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William John Rae. Image courtesy

Captain William John Rae, 3rd Battalion Imperial Camel Corps, was killed on 27 March 1917 at El Mandar near Gaza, Egypt. This was his first time under fire. He was standing speaking to another officer 1600 yards from the enemy line when he was hit in the groin by the nose cap of a shell. According to the Australian Red Cross Society Wounded and Missing Enquiry Bureau files, over a dozen of his men reported that he did not die immediately but rather was taken to the Dressing Station and died later that day. Reports of his burial are vague but most agreed that it was in the wadi behind the Dressing Station. Supposedly the grave was marked with a white cross but this could not be located a couple of weeks later.

William Rae enlisted in Fremantle, Western Australia, on 19 August 1915 at the age of 43, having already spent two years in the Civil Service Corps (4th Battalion in Western Australia). At this time his rank was 2nd Lieutenant. He embarked via HMAT Hororato A20 on 1 October 1915, and was seconded to the Imperial Camel Corps on 20 February 1916. He was promoted to Lieutenant on 21 March 1916 and then to Temporary Captain whilst commanding the Base Depot ICC in October 1916, his duties being Paymaster and Details Captain. By January 1917 he was full Captain and charged with establishing the command Base Depot for Company 3 in Abbassia. In February 1917 he was attached to the Australian Reserve ICC at El Arish.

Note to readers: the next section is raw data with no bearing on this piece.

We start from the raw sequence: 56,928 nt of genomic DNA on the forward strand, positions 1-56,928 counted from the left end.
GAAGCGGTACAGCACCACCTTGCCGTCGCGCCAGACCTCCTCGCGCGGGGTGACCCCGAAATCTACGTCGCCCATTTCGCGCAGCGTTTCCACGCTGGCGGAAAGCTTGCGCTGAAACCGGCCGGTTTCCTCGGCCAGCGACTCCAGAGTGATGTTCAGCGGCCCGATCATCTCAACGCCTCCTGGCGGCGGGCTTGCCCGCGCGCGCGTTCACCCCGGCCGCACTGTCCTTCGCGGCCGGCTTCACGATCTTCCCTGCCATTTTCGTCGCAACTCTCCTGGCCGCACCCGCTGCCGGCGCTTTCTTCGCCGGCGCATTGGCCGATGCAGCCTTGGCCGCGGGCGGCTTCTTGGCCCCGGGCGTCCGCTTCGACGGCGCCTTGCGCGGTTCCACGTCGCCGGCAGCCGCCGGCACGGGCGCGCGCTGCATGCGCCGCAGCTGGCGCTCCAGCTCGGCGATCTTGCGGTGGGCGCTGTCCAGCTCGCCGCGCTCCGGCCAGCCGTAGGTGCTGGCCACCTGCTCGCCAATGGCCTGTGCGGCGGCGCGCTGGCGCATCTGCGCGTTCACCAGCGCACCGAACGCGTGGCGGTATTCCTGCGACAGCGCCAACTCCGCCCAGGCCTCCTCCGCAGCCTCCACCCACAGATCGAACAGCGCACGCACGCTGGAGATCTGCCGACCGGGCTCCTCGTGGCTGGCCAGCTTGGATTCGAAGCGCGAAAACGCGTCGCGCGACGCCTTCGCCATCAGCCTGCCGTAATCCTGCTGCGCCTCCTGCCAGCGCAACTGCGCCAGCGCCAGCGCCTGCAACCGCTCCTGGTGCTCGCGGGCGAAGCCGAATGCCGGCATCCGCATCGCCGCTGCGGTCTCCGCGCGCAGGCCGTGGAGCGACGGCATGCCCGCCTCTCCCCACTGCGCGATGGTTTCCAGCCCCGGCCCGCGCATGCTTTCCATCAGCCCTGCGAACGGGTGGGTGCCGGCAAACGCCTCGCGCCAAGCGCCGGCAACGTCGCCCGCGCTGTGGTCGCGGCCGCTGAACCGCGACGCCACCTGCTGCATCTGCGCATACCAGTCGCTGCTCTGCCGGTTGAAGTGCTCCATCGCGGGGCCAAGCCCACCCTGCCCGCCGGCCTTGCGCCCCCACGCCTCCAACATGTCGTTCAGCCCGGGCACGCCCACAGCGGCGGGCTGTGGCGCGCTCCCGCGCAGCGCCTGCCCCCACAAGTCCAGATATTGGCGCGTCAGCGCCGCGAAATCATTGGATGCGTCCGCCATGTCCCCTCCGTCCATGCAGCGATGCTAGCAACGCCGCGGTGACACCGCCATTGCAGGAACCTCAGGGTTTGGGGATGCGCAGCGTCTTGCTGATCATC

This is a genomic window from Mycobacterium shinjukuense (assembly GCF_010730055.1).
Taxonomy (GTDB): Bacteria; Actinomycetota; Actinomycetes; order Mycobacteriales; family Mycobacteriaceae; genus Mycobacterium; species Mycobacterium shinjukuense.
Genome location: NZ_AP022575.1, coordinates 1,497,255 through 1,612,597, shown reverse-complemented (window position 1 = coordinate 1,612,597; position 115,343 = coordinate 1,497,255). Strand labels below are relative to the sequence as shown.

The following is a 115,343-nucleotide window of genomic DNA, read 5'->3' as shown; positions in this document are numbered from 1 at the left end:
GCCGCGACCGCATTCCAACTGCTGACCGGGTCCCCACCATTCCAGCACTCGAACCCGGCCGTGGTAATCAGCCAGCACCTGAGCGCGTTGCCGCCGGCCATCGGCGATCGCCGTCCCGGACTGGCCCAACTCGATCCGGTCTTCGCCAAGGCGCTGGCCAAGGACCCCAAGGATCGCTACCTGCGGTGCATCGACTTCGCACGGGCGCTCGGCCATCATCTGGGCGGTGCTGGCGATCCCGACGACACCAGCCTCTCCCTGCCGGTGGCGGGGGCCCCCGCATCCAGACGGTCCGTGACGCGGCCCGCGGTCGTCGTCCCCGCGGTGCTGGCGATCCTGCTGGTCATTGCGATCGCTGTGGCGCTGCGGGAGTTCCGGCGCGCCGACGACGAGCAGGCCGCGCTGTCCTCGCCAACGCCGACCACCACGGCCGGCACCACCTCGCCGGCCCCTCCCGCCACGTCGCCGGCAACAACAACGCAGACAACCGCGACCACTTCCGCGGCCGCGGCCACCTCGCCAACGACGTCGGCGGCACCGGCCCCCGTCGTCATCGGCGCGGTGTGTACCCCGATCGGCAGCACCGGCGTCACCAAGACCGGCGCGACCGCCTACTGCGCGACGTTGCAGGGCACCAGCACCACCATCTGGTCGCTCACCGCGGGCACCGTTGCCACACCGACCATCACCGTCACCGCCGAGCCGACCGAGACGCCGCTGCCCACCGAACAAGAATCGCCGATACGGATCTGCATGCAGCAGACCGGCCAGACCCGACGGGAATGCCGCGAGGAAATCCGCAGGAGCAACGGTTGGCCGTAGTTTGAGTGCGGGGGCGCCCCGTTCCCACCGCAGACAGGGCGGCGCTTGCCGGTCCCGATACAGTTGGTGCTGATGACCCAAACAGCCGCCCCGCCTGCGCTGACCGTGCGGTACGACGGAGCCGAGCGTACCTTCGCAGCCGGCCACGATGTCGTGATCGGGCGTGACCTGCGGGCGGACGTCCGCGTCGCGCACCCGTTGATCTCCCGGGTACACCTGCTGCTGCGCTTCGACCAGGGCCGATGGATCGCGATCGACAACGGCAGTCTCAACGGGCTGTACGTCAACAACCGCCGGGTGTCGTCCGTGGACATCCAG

William John Rae was the eldest son of William Allwood and Florence Rae of Glenroy, Bathurst Road, Orange. He was born in Swan Hill, Victoria, on 11 June 1872. His family had moved from Forbes when his father took up a position as a licenced surveyor in the Orange district. Two of his brothers, George Huntley Rae, and Norman Dunstan Rae also joined the AIF and saw service overseas. On enlistment William Rae gave his occupation as a licenced surveyor and place of residence as Albany, Western Australia. He had married Nora Mitchell in 1903 in Bunbury and, according to the newspaper report of his death, had four children.

William’s parents were actively involved in the war effort in Orange. Florence, his mother, made jams for the Red Cross and according to the Orange Leader in June 1915 his parents had placed their home at the disposal of wounded New South Wales heroes, offering to take up to eight soldiers. They were the first family in the district to do so and the second in western New South Wales.

Captain William John Rae was held in high regard in his home town of Albany. The Mount Barker and Denmark Record documents a meeting of the Toc H at the Albert Hall on 21 June 1930 where “The Rae Lamp” was kindled into flame for the first time. The lamp was dedicated to the memory of the Captain.

Captain William John Rae is commemorated on the Holy Trinity Church Orange Honour Roll, the WWI Roll of Honour on the southern face of the Orange Cenotaph, and on panel 59 of the Jerusalem Memorial in Israel. In 1923 the Anzac Memorial Avenue of trees was planted along Bathurst Road to commemorate fallen WWI soldiers. One was planted in honour of “Capt WJ Rae” and was donated by J Nancarrow. Very few of the trees are still standing today.

* Sharon Jameson, August 2018

No 1 Battalion, Imperial Camel Corps leaving El Kharga, Egypt, c1917. Image courtesy Australian War Memorial.